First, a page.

Obstacles preventing change include mental barriers, lack of information, supervisors, and a hospital system in general. When these barriers exist, individuals and/or teams become disempowered and lack the ability to move forward with change. 1,2
There are opportunities to overcome these barriers. For example, an institution is wanting to adopt a new warming method for human milk (HM). Nurses complain that the way of current warming is sufficient and an added piece of equipment is unnecessary. Presenting to nurses not only the benefits to the patient, but also the nursing efficiency this helps provide the nurse, can show individuals how the proposed change can be used to their benefit. Follow up after the change is implemented is essential to ensure the change is taking place as intended and questions do not go unanswered. Unanswered questions can lead to a mental roadblock(s) that inhibits the positive change and buy-in.
#6 – Create Short-Term Wins
As change takes place, it is important to show that the change taking place is creating a win. For example, the new warming system has resulted in a cost savings to the overall institution. This is evident by product cost analysis reports within the last quarter. Now we have identified improved patient care, improved nursing efficiency, AND an overall cost savings to the institution.
#7 – Don’t let up
As short-term successes start to accumulate, it is easy to lose the sense of urgency identified in the first step. Follow-up after change is important. It’s important to not only provide an improvement in healthcare, but to ensure continued success with the change(s).
One way to ensure a change is successful is to communicate feedback. An example would be an institution that has implemented new enteral feeding supplies. Follow up is done several months later and a nurse says she likes the feeding system, but “I sure wish we had a secondary port on the extension sets for meds.” As the guiding team, you are able to communicate that as an option.
Now you have proactively satisfied a need that may not have been identified if the sense of urgency had been lost.1 This keeps the change energized. This type of feedback communicates that you care about how the change has been tolerated. This empowers the action and the trust discussed earlier.
#8 – Make change stick
According to Kotter, “culture change comes last, not first…Culture changes when a new way of operating has been shown to succeed over some minimum period of time.” 1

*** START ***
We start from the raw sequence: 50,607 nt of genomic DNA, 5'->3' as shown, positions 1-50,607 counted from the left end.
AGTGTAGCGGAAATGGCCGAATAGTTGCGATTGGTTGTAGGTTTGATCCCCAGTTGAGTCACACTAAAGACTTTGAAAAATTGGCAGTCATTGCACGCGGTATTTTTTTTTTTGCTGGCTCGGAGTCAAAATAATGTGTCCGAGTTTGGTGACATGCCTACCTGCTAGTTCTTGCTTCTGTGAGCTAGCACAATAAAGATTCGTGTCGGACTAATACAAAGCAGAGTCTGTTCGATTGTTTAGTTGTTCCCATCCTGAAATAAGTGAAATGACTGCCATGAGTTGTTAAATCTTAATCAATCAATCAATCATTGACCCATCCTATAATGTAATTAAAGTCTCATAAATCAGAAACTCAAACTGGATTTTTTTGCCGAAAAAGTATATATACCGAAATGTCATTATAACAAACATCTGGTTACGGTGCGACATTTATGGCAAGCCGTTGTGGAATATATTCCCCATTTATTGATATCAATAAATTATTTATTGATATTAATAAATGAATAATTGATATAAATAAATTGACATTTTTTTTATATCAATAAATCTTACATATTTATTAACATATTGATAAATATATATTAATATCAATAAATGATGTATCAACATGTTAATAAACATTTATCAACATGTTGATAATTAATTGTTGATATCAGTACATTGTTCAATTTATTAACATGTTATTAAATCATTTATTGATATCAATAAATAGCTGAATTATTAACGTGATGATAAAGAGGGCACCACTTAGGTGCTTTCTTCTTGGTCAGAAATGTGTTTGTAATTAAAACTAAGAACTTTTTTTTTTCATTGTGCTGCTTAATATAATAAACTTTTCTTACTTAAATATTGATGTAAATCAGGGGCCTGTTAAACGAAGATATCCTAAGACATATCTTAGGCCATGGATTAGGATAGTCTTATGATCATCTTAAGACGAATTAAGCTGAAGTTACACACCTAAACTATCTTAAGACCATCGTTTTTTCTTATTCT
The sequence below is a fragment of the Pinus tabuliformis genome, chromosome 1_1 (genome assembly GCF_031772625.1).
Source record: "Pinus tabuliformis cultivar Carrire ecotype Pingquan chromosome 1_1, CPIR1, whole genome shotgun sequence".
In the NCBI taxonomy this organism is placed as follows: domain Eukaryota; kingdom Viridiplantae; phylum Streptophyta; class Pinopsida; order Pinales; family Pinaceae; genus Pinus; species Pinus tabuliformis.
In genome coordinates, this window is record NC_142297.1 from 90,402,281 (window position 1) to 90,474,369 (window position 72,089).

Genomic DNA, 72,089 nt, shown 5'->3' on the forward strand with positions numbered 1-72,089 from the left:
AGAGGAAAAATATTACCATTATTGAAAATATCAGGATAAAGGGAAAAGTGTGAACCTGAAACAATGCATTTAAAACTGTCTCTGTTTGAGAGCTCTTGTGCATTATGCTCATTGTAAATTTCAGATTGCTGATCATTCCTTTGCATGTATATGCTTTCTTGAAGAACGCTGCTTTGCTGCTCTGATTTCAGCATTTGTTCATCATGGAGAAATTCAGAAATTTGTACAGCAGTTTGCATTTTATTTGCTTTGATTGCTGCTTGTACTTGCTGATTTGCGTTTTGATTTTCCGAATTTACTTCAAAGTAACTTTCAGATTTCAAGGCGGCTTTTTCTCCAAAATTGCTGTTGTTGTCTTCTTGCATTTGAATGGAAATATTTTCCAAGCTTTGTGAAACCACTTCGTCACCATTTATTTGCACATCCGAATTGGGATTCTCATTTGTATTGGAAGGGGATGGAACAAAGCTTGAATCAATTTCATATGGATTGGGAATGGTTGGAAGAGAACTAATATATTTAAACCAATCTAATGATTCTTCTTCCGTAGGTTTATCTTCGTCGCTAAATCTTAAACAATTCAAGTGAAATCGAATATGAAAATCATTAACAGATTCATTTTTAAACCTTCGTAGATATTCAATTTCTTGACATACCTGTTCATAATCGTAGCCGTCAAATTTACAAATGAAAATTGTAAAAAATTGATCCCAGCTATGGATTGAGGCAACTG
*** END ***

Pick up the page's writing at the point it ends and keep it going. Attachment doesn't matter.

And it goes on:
This means that to get a nurse to “buy-in” to implementing a new warming system, he/she needs to see a positive effect from the change(s). For example, it is not uncommon for a premature infant to have difficulty growing and tolerating feedings. After a period of time it will be important for the guiding team (physicians, NNPs, QI teams, etc.) to communicate the improved weight gain and tolerance in feedings, which supports the change in warming methods. This “Post Live” analysis of an infant with improved weight gain and better tolerance for feedings will support the continued use of the new warming system and reinforce the urgency of implementing change. 1 The evidence shows that although change comes with many obstacles, frustrations, and resistance, change can be significantly positive to all those involved.
We all know change is difficult. Even positive changes can have negative connotations associated with them. As we discussed in the above principals, it is important to stay focused, keep communication flowing, and not take personally how some employees will perceive the change. I know that in management change was inevitable and very difficult. I encourage you to evaluate the steps above, and stay focused on your ultimate goal. As Charles Kettering stated, “the world hates change, yet it is the only thing that has brought progress.”
- Campbell, R.J. (2008). Change Management in Health Care. The Health Care Manager Volume 27 (Issue 1), pp. 23-39.
- Kotter, John P. Leading Change. Boston: Harvard Business School Press, 1996.
- Martinsons, Jame. “Seven ways to foster positive change in healthcare.” Quality Magazine. 27, January 2010, https://www.qualitydigest.com/inside/twitter-ed/seven-ways-foster-positive-change-health-care.html#. Accessed June 30, 2017.